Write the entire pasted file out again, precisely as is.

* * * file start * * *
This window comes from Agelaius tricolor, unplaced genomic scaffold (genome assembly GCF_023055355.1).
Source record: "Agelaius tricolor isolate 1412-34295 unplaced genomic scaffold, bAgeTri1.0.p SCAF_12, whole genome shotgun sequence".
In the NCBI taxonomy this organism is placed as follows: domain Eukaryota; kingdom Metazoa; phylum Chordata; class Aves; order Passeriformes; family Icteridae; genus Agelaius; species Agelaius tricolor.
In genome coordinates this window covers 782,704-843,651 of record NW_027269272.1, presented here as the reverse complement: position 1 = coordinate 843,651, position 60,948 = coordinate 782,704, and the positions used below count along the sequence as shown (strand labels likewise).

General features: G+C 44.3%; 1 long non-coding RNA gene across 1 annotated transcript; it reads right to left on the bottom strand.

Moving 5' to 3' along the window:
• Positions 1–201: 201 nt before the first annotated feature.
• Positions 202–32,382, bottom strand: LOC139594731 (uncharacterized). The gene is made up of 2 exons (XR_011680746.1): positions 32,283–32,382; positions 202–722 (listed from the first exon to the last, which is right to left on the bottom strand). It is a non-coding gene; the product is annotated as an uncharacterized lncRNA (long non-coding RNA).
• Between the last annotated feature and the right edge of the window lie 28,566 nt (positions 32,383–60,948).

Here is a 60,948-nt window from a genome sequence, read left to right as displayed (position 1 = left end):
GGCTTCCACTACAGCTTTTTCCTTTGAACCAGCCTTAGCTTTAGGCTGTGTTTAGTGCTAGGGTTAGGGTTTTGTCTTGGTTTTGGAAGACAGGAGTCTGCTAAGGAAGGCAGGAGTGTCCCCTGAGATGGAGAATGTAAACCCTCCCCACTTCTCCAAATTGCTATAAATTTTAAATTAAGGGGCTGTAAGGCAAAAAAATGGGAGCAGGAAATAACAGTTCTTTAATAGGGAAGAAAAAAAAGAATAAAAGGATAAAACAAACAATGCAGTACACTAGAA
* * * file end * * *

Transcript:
This window comes from Agelaius tricolor, unplaced genomic scaffold (genome assembly GCF_023055355.1).
Source record: "Agelaius tricolor isolate 1412-34295 unplaced genomic scaffold, bAgeTri1.0.p SCAF_12, whole genome shotgun sequence".
In the NCBI taxonomy this organism is placed as follows: domain Eukaryota; kingdom Metazoa; phylum Chordata; class Aves; order Passeriformes; family Icteridae; genus Agelaius; species Agelaius tricolor.
In genome coordinates this window covers 782,704-843,651 of record NW_027269272.1, presented here as the reverse complement: position 1 = coordinate 843,651, position 60,948 = coordinate 782,704, and the positions used below count along the sequence as shown (strand labels likewise).

General features: G+C 44.3%; 1 long non-coding RNA gene across 1 annotated transcript; it reads right to left on the bottom strand.

Moving 5' to 3' along the window:
• Positions 1–201: 201 nt before the first annotated feature.
• Positions 202–32,382, bottom strand: LOC139594731 (uncharacterized). The gene is made up of 2 exons (XR_011680746.1): positions 32,283–32,382; positions 202–722 (listed from the first exon to the last, which is right to left on the bottom strand). It is a non-coding gene; the product is annotated as an uncharacterized lncRNA (long non-coding RNA).
• Between the last annotated feature and the right edge of the window lie 28,566 nt (positions 32,383–60,948).

Here is a 60,948-nt window from a genome sequence, read left to right as displayed (position 1 = left end):
GGCTTCCACTACAGCTTTTTCCTTTGAACCAGCCTTAGCTTTAGGCTGTGTTTAGTGCTAGGGTTAGGGTTTTGTCTTGGTTTTGGAAGACAGGAGTCTGCTAAGGAAGGCAGGAGTGTCCCCTGAGATGGAGAATGTAAACCCTCCCCACTTCTCCAAATTGCTATAAATTTTAAATTAAGGGGCTGTAAGGCAAAAAAATGGGAGCAGGAAATAACAGTTCTTTAATAGGGAAGAAAAAAAAGAATAAAAGGATAAAACAAACAATGCAGTACACTAGAA